Call for stricter CO2 emission proposals as EU looks to post-2020 regulations
30 October 2017
A number of European countries are calling on the EU Commission to set stricter limits on vehicle CO2 levels ahead of new proposals to be announced in November.
Officials are expected to introduce new standards for emissions for beyond 2020, when current guidelines run out. Any new proposals will be made in order to help the continent achieve its goal of cutting overall CO2 emissions by at least 40% below levels recorded in 1990, by 2030.
According to the news agency Reuters, the Commission plans to set a target for reducing emissions of passenger car fleets between 25% and 35% by 2030. This is above a proposal by automotive manufacturers, and tabled by European Automobile Manufacturers Association (ACEA) calling for a 20% reduction target over current levels, with allowances for any slow movement in the electric vehicle (EV) market.
In a nod to manufacturers’ concerns that infrastructure for electric vehicles is lacking, the proposal will include €800 million of EU funding for governments, regions and cities to build accessible charging points, plus €200 million for battery development between 2018 and 2020.
Speaking about the proposed reduction by manufacturers, ACEA President, Dieter Zetsche commented in September: ‘This is a steep reduction. It is also in line with what is expected of other industry sectors, as well as the EU Climate and Energy Framework and the global Paris agreement. In our opinion, this conditionality principle links Europe’s long-term climate objectives to the reality of the market. Currently the reality is that the market uptake of electrically-chargeable vehicles is low – and this is not due to lack of availability and choice.’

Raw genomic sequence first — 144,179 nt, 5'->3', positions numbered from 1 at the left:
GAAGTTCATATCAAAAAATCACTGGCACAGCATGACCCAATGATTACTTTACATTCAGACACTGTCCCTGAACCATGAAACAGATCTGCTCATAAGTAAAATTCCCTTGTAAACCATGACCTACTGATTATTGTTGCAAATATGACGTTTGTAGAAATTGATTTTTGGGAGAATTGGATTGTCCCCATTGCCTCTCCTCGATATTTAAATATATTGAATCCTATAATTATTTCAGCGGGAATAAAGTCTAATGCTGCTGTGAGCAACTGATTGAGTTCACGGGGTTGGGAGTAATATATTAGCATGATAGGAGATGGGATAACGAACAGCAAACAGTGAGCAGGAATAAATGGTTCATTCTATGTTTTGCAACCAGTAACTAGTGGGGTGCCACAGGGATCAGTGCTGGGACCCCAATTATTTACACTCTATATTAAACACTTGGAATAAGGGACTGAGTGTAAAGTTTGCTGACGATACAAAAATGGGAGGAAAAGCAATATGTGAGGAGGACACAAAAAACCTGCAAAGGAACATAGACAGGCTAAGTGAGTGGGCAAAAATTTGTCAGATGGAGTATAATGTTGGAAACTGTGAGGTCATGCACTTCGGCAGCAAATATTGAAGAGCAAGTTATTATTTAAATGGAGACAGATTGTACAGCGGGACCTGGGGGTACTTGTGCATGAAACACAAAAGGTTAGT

However, seven governments have written a letter to the Commission to demand that the highest level of reduction is called for in the proposals. ‘Without ambitious targets, the EU will struggle to meet its climate goals,’ they wrote in a letter to the Commission on 25 October. The transport and environment ministers of Luxembourg, Austria, Belgium, the Netherlands, Portugal, Ireland and Slovenia signed the letter.
The countries have a much smaller stake in the European car industry than France, Germany and Italy, and therefore believe that their voice is more impartial, so calling for a stricter target will help the Commission meet its 2030 climate change goals.
Manufacturers are already facing large fines for not meeting the current 2020 targets, following the diesel emissions saga, causing sales of the engine technology to plummet. As diesel vehicles emit less CO2 than their petrol counterparts, car makers have been relying on this market to help them achieve levels of 95 grams per kilometre. However as buyers turn to petrol, and with a slow uptake in EV development, seven vehicle companies are in danger of missing the targets. Toyota and the Renault Nissan Alliance, both of whom have a range of electric vehicles (EVs), Jaguar Land Rover and Volvo, which has announced it is to end the sale of pure petrol and diesel vehicles from 2019, are on track to meet the regulated CO2 amounts, according to forecasts by PA Consulting.